Yeast infections are the most common type of vaginal infections. Other names for this are Monila, Candida or fungus infection. Vaginal yeast infections result from the overgrowth of Candida albicans which is normally present in harmless amounts in the vagina, the digestive tract and the mouth. Some women rarely have a yeast infection. Others have them regularly. Certain things may trigger them such as:
- Hormonal changes that come with pregnancy or even before monthly periods.
- Taking hormones or birth control pills.
- Taking antibiotics, especially “broad spectrum” ones.
- Taking steroid medicines such as prednisone.
- Having elevated blood sugar such as found in uncontrolled diabetes.
- Vaginal intercourse especially with inadequate lubrication.
- Symptoms can range from mild to severe. They include:
- Itching and irritation and redness around the external genitalia.
- A thick, white discharge that looks like cottage cheese and may smell like yeast.
- Burning and/or pain when you urinate or have sex.
- To help prevent yeast infections:
- Practice good hygiene. Wash regularly to clean the inside folds of the vulva where germs are likely to grow. Dry the vaginal area thoroughly after you shower or bathe.
- Wipe from front to back after using the toilet.
- Wear all-cotton underpants and panty hose with cotton crotches.
- Don’t wear slacks and shorts that are tight in the crotch and thighs or other tight fitting clothing such as panty girdles.
- Change underwear and workout clothes right away after exercising.
- Use unscented tampons or sanitary pads and change tampons and sanitary pads frequently.
- Don’t use bath oils, bubble baths, feminine hygiene sprays, perfumed or deodorant soaps.
- Don’t sit around in a wet bathing suit.
- Shower after you swim in a pool to remove the chlorine from your skin. Dry the vaginal area thoroughly.
- Take antibiotics, especially broad spectrum ones such as Keflex, Ceclor, Bactrim, Septra, amoxicillin, ampicillin, etc. only when necessary to treat bacterial (not viral) infections. These promote the growth of yeast.
- If you tend to get yeast infections whenever you take an antibiotic, ask your doctor to prescribe a vaginal antifungal agent as well, or use an over-the-counter one.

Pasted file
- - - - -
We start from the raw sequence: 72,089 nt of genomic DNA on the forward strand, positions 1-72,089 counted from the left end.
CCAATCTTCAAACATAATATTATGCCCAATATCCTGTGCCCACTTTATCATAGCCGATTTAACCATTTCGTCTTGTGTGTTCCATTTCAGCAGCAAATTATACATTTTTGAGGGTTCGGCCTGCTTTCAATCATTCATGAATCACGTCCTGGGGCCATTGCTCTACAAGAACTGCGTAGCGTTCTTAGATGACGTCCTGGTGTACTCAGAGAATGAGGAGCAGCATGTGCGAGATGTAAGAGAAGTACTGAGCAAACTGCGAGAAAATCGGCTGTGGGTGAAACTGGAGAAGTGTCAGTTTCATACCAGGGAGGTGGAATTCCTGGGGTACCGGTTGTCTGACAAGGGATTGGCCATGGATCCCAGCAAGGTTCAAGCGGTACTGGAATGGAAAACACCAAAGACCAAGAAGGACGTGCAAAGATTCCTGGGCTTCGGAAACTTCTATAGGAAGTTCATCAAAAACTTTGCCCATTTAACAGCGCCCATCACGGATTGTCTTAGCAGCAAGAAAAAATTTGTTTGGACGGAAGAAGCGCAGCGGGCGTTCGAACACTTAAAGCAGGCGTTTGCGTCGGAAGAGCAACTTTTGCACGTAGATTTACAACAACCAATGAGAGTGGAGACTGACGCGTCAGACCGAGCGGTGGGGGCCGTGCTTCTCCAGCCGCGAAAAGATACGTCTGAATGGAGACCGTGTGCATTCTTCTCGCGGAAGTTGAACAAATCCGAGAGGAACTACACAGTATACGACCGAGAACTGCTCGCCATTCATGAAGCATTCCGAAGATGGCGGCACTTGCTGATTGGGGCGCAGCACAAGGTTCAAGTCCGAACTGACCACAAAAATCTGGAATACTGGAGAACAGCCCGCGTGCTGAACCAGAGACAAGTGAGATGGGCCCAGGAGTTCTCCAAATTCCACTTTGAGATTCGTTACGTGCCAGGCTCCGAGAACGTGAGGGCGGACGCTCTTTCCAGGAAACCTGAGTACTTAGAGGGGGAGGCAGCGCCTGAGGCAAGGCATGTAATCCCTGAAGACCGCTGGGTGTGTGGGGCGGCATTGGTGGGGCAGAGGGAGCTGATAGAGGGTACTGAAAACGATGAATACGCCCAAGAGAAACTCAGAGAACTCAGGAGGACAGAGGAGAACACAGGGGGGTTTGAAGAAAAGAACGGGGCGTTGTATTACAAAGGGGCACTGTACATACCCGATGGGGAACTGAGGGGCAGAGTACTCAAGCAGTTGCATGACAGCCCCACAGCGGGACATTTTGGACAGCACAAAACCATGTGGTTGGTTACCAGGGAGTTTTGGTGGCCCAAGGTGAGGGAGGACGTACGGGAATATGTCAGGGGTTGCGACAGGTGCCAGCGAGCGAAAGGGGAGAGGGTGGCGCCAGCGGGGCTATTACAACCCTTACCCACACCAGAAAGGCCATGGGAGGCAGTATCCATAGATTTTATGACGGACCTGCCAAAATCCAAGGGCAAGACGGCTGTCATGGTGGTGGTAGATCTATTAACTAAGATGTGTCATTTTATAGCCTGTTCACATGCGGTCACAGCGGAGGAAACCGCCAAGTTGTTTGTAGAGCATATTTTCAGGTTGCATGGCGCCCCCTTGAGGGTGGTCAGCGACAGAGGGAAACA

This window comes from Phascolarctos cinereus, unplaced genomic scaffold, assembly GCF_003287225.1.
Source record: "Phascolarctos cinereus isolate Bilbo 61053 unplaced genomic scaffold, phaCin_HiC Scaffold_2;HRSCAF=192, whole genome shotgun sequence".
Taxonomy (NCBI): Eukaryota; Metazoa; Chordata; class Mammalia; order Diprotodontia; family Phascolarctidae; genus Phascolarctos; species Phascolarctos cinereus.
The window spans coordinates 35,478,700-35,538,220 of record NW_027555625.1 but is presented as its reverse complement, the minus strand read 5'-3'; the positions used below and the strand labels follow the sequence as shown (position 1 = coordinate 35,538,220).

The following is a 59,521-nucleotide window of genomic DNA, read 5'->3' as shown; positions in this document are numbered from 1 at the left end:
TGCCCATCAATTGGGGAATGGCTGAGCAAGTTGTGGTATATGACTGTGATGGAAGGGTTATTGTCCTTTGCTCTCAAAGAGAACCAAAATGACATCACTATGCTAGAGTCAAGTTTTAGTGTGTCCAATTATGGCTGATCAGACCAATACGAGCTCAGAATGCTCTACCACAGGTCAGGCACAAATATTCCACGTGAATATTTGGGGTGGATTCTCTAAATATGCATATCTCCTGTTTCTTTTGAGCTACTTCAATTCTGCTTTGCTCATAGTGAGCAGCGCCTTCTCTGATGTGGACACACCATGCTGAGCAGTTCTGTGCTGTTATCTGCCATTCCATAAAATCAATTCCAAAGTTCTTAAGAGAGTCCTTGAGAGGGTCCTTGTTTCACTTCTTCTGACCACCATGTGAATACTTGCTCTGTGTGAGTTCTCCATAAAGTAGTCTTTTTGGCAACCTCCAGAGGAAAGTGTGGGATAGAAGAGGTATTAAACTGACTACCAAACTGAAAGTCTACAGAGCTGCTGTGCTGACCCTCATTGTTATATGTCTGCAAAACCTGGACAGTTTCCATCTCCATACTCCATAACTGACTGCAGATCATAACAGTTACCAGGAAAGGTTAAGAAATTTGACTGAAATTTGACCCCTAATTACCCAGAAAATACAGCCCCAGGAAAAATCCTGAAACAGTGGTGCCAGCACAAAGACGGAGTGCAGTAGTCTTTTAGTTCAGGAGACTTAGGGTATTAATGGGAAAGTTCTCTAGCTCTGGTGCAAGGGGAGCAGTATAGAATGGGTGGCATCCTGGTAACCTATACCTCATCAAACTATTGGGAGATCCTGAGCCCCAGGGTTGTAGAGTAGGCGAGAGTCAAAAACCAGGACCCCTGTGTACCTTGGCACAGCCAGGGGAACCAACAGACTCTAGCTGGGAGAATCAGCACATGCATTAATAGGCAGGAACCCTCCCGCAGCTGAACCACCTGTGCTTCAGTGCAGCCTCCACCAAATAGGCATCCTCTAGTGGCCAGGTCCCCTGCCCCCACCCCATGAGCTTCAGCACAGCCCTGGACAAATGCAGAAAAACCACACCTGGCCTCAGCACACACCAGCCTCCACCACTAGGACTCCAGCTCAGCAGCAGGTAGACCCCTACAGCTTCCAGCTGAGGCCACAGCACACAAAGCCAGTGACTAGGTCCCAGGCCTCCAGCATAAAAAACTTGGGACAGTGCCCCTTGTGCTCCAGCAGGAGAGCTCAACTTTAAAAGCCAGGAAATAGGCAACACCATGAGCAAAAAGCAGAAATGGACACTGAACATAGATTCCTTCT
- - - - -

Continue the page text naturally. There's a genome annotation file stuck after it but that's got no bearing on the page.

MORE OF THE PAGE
- Eat well and include food products such as yogurt that contain live cultures of “lactobacillus acidophilus”.
- Get plenty of rest to make it easier for your body to fight infections.
- Vaginal Yeast Infections, continued
- Treatment for vaginal yeast infections are:
- Vaginal creams or suppositories that get rid of the Candida overgrowth. These can be over-the-counter ones Examples are Monistat, Gyne-Lotrimin, etc. or ones prescribed by your doctor such as Terazol or Vagistat, etc. They should be inserted right before you go to bed.
- Oral medicines; Diflucan, (a pill taken once per episode of infection); Sporanox, Nystatin or Nizoral. Oral medicines are used for chronic yeast infections.
- Gentian violet, a purple-colored solution applied to the vaginal area.
- It is important, though, to make sure that you have the right problem diagnosed. A burning sensation could be a symptom of a urinary tract infection caused by bacteria which requires an antibiotic. Antibiotics will not help a yeast infection. They make them worse.
Trichomoniasis mimics yeast infections. You should check with your doctor if:
- This is the first time you have symptoms of a yeast infection.
- You are not sure that your problem is a yeast infection.
- If the infection you treat comes back within two months.
- If the infection does not respond to treatment.
- Chronic vaginal infections can be one of the first signs of diabetes, sexually transmitted diseases or AIDS in women.
Questions to Ask
Do you have any other symptoms such as vaginal swelling and/or unusual bleeding? Does the discharge have a foul smelling odor?
Do symptoms of a vaginal yeast infection worsen or continue one week or longer despite using self-care procedures or do they come back within 2 months after treatment?
To get rid of a yeast infection, try the following:
- Use an over-the-counter vaginal cream medicine or suppositories, such as Monistat as directed. These used to be available only with a prescription. Women who have had yeast infections whenever they have taken antibiotics in the past, should use this during the period of antibiotic treatment.
- Douche with a mild solution of 1 to 3 tablespoons of vinegar diluted in a quart of warm water. Repeat only once a day until the symptoms subside, but not longer than a week. Too much douching can lead to a flare up of the infection.
- Limit your intake of sugar and foods that contain sugar, since sugar promotes the growth of yeast.
- Eat yogurt and other food items that contain live cultures of lactobacillus acidophilus several times daily, especially when taking an antibiotic. If you can’t tolerate yogurt, ask your pharmacist for an over-the-counter product that contains this beneficial bacteria (lactobacillus acidophilus).